Diana Bautista receives Young Investigator Award from neuroscience society

The Society for Neuroscience today (Monday, Nov. 17) presented one of two new Young Investigator Awards to Diana Bautista, UC Berkeley associate professor of molecular and cell biology, at the society’s annual meeting in Washington, DC.

Bautista

Diana Bautista, associate professor of molecular and cell biology.

The $15,000 award recognizes “outstanding achievements and contributions by a young neuroscientist who has recently received his or her advanced professional degree,” according to a statement from the society.

A second Young Investigator Award went to Feng Zhang, an assistant professor of biological engineering and brain and cognitive sciences at the Massachusetts Institute of Technology.

“Drs. Zhang and Bautista are two young neuroscientists who have demonstrated remarkable dedication to their work,” said society President Carol Mason. “Their creative research is advancing their respective fields, and their commitment to helping other scientists succeed is an inspiration to us all.”

Bautista is interested in how the body detects and responds to the surrounding environment. As a graduate student at Stanford University, she studied store-operated calcium channels, while as a postdoc she investigated TRP ion channels in the membranes of sensory neurons that are activated by stimuli such as cold.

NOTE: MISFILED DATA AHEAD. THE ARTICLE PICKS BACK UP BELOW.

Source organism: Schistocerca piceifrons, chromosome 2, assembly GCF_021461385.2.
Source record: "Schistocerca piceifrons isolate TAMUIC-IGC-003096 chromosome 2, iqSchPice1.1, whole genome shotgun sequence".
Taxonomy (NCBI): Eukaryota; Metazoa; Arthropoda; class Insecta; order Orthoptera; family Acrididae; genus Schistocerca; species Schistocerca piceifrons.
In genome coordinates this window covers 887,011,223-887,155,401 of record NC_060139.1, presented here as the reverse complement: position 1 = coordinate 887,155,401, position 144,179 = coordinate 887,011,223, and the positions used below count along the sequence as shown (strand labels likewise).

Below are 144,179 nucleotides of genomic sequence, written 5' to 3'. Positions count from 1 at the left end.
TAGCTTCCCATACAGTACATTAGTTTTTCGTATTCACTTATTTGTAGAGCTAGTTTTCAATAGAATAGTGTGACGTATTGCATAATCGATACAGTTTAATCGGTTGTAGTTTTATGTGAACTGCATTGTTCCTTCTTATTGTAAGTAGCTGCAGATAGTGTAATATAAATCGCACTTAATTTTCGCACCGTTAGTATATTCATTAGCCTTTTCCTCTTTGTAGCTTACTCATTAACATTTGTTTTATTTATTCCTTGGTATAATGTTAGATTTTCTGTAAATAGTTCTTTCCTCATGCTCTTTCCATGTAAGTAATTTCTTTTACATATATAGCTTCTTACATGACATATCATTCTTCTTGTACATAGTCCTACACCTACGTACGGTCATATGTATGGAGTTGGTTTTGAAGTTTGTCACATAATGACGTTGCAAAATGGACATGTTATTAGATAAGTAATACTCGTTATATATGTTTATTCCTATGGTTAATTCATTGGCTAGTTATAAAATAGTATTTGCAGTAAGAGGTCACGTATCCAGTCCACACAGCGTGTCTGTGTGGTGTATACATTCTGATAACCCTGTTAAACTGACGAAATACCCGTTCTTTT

While at UC Berkeley, Bautista has uncovered cellular mechanisms of itch that do not rely on the chemical histamine. Such findings may one day lead to novel treatments that block this mechanism, offering relief to patients with chronic itch that is insensitive to traditional antihistamine treatments. Bautista is widely recognized for her dedication to furthering the education of young and underrepresented scientists.

Zhang also was a graduate student at Stanford, where he was instrumental in advancing the development of optogenetic technology, which allows researchers to manipulate genetically modified neurons using light. He now develops new tools that modify the genome of animals so he can test whether such variations contribute to psychiatric disease.

The award was established in 1983 and is supported by AstraZeneca.

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